Permanent Residence

Permanent Residence

What Is Permanent Residence Status In Canada

A permanent resident (PR) of Canada is a citizen of another country who has immigrated to Canada but has not yet received Canadian citizenship.

Every immigrant to Canada first gets a Permanent Residence status, and having met requirements for Canadian citizenship, can apply for Canadian citizenship in a few years’ time.

People who study in Canada or work on work visas are not permanent residents, they are temporary residents of Canada.

If you are a refugee, you do not become a permanent resident of Canada when you file a refugee claim. First, the [1]Immigration and Refugee Board must approve your claim, only then you become entitled to apply for permanent residence in Canada.

What is a permanent resident card?

A permanent resident card is a plastic card normally issued to an immigrant to Canada within 180 days after arrival in Canada. If you haven’t received your card yet, we can help with PR card renewal.

The permanent resident card serves as your identification number, and as a travel document if you travel outside Canada. You should also have your national passport with you as you travel.

Permanent residence Travel Documents

If you find yourself outside Canada without a PR card, and you are a permanent resident of Canada, apply for a permanent resident travel document in Canada’s overseas office.

What Are Your Rights When You Receive A Permanent Residence Status?

Permanent residents have a right to:

  • Live, work, and study in Canada;
  • Have most benefits enjoyed by citizens, including health care;
  • Apply for Canadian citizenship
  • Be protected by Canadian laws.

As a permanent resident, you must abide by all laws of Canada and file tax reports. You cannot run for a political office, vote, and hold some jobs that require a security clearance.

To maintain your permanent resident status, you must reside in Canada for a period of two years every five years. You may lose your status for criminal offenses as well.

Becoming A Permanent Residence Applicant

You may become a permanent resident of Canada by enrolling in one of Canada’s many immigration programs, including:

Economic Programs:

Family Class Sponsorship:

You may also seek to get a permanent resident status by claiming refugee protection in Canada.

If you have exceptional circumstances, you may be eligible to receive permanent residence in Canada based on Humanitarian and Compassionate Grounds.

You may also apply for Permanent Residence if you have experience as a caregiver in Canada.

Business / Investor:

Self-Employment:

Under Canada’s Self-Employed Persons Program, you may acquire permanent residence in Canada if you have relevant experience in cultural activities or athletics to establish yourself in Canada and become financially independent.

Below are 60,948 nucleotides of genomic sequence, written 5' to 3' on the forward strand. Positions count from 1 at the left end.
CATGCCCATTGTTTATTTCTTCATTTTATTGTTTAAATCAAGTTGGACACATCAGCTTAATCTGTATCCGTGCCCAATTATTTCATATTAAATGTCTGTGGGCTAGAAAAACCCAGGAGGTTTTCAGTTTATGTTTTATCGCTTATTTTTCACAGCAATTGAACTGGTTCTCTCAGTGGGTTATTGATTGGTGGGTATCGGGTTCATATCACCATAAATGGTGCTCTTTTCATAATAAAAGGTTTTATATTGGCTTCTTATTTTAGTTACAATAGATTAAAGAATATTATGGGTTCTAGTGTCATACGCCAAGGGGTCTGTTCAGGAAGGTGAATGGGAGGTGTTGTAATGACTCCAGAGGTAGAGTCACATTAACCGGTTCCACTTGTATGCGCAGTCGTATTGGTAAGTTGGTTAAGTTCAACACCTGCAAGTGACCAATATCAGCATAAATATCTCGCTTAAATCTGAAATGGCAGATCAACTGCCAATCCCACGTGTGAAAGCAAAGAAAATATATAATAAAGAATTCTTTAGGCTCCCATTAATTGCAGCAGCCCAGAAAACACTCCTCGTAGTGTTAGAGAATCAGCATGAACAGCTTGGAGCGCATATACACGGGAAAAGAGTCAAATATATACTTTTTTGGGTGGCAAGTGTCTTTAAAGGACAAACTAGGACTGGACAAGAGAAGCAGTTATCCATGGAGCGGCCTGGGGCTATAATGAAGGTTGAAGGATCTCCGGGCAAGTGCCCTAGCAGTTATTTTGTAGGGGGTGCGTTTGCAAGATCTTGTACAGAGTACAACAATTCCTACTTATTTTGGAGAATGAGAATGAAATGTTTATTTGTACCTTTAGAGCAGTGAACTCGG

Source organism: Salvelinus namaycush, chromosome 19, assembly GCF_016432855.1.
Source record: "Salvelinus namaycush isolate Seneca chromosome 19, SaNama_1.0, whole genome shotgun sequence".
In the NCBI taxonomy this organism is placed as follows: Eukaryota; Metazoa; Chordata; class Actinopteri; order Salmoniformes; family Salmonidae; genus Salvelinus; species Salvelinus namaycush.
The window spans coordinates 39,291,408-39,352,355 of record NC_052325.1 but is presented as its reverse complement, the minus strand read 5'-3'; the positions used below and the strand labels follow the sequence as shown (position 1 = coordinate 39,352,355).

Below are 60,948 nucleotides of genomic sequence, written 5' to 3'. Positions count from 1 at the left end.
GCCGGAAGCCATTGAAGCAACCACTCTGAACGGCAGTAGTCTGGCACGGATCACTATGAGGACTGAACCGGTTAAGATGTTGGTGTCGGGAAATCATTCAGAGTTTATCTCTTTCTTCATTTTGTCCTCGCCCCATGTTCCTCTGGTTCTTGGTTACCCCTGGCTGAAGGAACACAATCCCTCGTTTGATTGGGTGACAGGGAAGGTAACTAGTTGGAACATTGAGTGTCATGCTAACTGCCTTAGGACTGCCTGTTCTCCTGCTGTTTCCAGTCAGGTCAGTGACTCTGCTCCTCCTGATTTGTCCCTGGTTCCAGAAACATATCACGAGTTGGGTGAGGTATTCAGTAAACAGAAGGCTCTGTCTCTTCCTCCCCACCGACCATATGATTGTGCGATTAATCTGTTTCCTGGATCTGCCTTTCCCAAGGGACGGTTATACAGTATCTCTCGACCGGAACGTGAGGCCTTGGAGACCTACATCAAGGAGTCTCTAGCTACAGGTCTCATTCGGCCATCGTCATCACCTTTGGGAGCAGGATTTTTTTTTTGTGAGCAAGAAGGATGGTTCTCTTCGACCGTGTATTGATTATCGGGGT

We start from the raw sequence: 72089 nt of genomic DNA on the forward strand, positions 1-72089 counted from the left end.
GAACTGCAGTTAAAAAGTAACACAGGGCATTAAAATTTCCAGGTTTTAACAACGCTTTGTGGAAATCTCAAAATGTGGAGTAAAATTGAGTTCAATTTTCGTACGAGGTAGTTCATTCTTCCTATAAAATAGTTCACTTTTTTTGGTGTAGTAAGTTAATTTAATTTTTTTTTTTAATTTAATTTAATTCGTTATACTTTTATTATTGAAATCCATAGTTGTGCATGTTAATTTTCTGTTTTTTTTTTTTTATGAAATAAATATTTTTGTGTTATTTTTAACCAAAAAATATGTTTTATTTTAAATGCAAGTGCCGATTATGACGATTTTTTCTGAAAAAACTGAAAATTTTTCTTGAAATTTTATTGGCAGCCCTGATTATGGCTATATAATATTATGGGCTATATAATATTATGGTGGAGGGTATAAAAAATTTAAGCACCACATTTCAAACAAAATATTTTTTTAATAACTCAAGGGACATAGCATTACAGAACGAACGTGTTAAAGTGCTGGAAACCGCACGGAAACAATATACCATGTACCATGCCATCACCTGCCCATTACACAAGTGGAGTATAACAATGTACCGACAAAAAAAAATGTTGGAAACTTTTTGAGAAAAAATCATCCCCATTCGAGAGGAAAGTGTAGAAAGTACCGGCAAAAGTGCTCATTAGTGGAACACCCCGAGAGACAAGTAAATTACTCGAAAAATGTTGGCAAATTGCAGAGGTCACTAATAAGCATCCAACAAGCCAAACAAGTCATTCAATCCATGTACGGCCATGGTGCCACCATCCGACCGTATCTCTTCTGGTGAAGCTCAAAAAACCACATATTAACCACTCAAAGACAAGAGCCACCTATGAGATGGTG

Permanent Residence Processing Time & Requirements

Since there are various paths to apply to permanent residence programs, each program is using and has its independent criteria. Thus, details such as processing time and eligibility requirements differ depending on the program.

Frequently Asked Questions

How much does it cost to apply for permanent residence in Canada?

For most permanent residence applications, you must pay the Right of Permanent Residence Fee (RPRF) which is 490 Canadian dollars. You can pay the fee after the application is approved and before you become a permanent resident. However, to avoid delays, it is recommended to pay your RPRF at the same time you pay your application fee. These are two different fees.

Do I need to take an English test to immigrate to Canada?

Yes, you need to to take a test in English or French. If you choose English, you must take IELTS General test. Read our tips on how to get great IELTS results.

If my application for permanent residence in Canada is denied, will I get my Right of Permanent Residence Fee back?

If you withdraw your application or are refused, RPRF is refunded to you.

Does the term “permanent resident” mean the same as “landed immigrant”?

The term “landed immigrant” is an old classification, meaning an immigrant who has entered one of the Canadian designated ports of entry in a legal way. Once you land in Canada, you are given a Confirmation of Permanent Residence (CoPR) paper that confirms your legal status in Canada.

What is the difference between a citizen and a permanent resident?

Permanent residents enjoy the same rights as citizens, except that they can’t vote, run for a political office, or apply for some government positions requiring security clearances.

Can a permanent resident become a citizen of Canada?

Yes, a permanent resident can apply for Canadian citizenship once they have lived 1,095 days in Canada within the five years preceding the date they submit an application for citizenship of Canada.

May I leave Canada while I am a permanent resident of Canada?

Yes, you may leave Canada at any time. However, if you don’t want to lose your permanent status in Canada, you must live in Canada for at least two years within a five-year period. The two years do not have to be continuous.

How we can help

At Jane Katkova & Associates, we are an immigration consultant firm located in Toronto. we have helped thousands of people get Canadian permanent residence through a variety of different immigration programs. Our team of hand-picked specialists will guide you through every step of your journey to become a legal resident of Canada.

We will do all the work by ourselves and will offer you a turnkey solution to your immigration concerns. While there can never be a 100% guarantee, we can guarantee one thing – we will do all legally possible to raise your chances to maximum.

Permanent Residence Options

References and Footnotes

  1. Immigration and Refugee Board of Canada